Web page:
In the light of the foregoing, it is clear that agreements on the division of powers in environmental matters will require a very sensitive approach. Bill C-275, however, ignores the very existence of this problem, which is why it merely increases the likelihood of overlap and jurisdictional disputes between Quebec and the federal government.
In fact, the Minister of the Environment is well aware of the dangers of overlap and the potential for jurisdictional disputes. In a letter dated March 28, her Quebec counterpart, and I referred to this letter earlier, wrote that the federal bill on endangered species constituted an intrusion into one of Quebec's jurisdictions.
Not only does this government not consult Quebec but there is no attempt to consult within the government itself. In his letter, the Quebec Environment Minister suggested ways to regulate this area, saying that the minister should focus federal action on aspects that were obviously federal in scope, in other words, regulating international and interprovincial trade and exercising constant vigilance to prevent unlawful trafficking in endangered species. The bill before us today, however, does not reflect these suggestions, which means that the Liberal government's spokespersons for environmental matters may not have bothered to discuss the matter. Or even worse, they did and deliberately decided to "invade" an area over which Quebec has specific jurisdiction.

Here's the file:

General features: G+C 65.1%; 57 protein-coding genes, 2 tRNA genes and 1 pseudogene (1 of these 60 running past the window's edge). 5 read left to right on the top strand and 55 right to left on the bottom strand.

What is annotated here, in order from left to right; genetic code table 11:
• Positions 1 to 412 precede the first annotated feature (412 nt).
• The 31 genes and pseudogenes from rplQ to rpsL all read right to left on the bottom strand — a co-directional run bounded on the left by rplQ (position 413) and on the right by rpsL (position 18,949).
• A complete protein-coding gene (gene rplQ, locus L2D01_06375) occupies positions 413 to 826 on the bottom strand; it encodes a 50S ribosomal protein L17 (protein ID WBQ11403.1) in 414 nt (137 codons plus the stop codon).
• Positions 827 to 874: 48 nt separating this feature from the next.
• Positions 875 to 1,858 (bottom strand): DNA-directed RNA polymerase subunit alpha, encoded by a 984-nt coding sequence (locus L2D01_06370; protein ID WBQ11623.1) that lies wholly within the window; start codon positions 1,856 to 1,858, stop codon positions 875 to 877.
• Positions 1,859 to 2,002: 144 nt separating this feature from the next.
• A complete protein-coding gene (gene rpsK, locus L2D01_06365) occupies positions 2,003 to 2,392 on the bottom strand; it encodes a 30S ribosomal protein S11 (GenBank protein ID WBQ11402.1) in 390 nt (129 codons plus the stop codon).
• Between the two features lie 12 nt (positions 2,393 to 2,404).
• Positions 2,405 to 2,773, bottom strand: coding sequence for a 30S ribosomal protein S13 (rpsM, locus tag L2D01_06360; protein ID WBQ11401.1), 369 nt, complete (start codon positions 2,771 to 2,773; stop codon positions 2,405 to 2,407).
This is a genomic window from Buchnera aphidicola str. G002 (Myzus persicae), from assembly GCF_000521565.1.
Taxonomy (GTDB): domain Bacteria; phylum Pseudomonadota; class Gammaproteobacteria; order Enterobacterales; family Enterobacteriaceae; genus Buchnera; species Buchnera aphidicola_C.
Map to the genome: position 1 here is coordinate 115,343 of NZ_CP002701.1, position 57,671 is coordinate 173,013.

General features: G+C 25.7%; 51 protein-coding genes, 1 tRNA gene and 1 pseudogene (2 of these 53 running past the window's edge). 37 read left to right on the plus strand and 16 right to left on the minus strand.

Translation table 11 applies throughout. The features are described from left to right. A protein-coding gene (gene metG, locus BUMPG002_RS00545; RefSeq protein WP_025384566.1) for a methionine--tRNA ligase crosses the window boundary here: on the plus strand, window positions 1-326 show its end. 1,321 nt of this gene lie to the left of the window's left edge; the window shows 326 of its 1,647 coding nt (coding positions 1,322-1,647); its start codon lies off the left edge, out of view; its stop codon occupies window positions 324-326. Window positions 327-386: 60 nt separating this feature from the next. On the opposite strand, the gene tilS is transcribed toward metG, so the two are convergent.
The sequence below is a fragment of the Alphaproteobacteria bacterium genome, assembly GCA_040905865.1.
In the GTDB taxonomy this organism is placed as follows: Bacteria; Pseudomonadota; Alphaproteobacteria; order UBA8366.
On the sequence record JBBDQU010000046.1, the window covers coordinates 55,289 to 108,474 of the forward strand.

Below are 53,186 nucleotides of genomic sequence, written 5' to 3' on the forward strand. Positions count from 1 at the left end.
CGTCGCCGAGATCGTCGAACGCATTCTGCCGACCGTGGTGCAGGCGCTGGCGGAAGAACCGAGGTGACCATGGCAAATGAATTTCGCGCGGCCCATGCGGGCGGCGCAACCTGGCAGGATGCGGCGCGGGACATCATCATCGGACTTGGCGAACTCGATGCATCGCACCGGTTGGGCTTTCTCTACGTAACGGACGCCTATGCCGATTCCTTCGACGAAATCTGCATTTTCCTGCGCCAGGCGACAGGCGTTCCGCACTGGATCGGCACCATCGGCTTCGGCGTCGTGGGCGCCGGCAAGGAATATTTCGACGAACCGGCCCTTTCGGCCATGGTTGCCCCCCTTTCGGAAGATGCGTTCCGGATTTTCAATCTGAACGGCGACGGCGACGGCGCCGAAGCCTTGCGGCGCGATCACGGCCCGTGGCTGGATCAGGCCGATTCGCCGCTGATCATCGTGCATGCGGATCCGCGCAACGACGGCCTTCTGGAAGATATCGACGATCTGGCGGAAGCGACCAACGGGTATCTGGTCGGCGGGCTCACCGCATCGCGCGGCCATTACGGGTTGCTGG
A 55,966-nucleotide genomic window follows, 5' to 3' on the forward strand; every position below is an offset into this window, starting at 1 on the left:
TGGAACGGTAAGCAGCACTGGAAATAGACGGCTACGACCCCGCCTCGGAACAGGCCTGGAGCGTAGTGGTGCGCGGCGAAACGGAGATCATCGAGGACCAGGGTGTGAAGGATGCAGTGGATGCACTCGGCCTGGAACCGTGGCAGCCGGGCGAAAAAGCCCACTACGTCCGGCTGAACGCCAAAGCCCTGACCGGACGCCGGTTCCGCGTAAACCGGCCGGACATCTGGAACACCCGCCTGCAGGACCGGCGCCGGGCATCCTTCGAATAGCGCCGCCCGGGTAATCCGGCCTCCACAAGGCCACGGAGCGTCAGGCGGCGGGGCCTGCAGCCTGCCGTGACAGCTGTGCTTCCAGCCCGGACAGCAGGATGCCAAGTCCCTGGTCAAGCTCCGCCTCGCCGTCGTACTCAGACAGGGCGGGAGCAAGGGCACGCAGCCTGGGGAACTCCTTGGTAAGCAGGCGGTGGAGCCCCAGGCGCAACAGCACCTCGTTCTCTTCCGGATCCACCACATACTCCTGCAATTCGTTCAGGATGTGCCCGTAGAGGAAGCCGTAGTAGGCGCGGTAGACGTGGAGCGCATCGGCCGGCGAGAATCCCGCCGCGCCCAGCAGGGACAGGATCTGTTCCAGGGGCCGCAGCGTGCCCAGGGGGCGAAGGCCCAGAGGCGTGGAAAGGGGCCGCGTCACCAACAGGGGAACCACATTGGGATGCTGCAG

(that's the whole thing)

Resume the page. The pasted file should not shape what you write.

We certainly do not doubt the sincerity of the hon. member for Davenport, and I am sure, because I know him personally through the Standing Committee on the Environment, that the bill he introduced today is based on a genuine desire that is found the world over to protect the environment.
However, despite this sincerity, there is a significant risk that this bill will encroach on Quebec's jurisdictions. Even if the hon. member's motions are sincere, this is something we cannot accept.
I realize, and here I want to add a more personal note, that this is not the first time we rise in the House to speak out against bills or to say that there is a risk of encroaching on Quebec's jurisdictions. Every time we do, we look like troublemakers. I feel a bit like a troublemaker myself when I do this. Quite often, the bills introduced in the House are, to all intents and purposes, good bills.
From time to time, in committee, we draft dissenting opinions on committee reports which, all things considered, were excellent. However, we had to file our minority reports because the majority reports contained some very serious threats to Quebec's jurisdictions.
I think we should consider the demographic evolution of Quebecers since the founding of Canada.
When Canada was founded, the number of francophones and anglophones was about even. Today, we represent only 23 per cent of the population. We used to be one of four provinces. Today, we are one of ten and may become one of 12 or 13, when the territories gain provincial status. Quebecers are one of Canada's endangered species.
That being said, I think we must protect the interests of Quebecers. That is what we were elected to do. I know this bill is sincere and relatively well drafted, but because it represents a
serious threat to Quebec's jurisdictions, we intend to vote against this bill.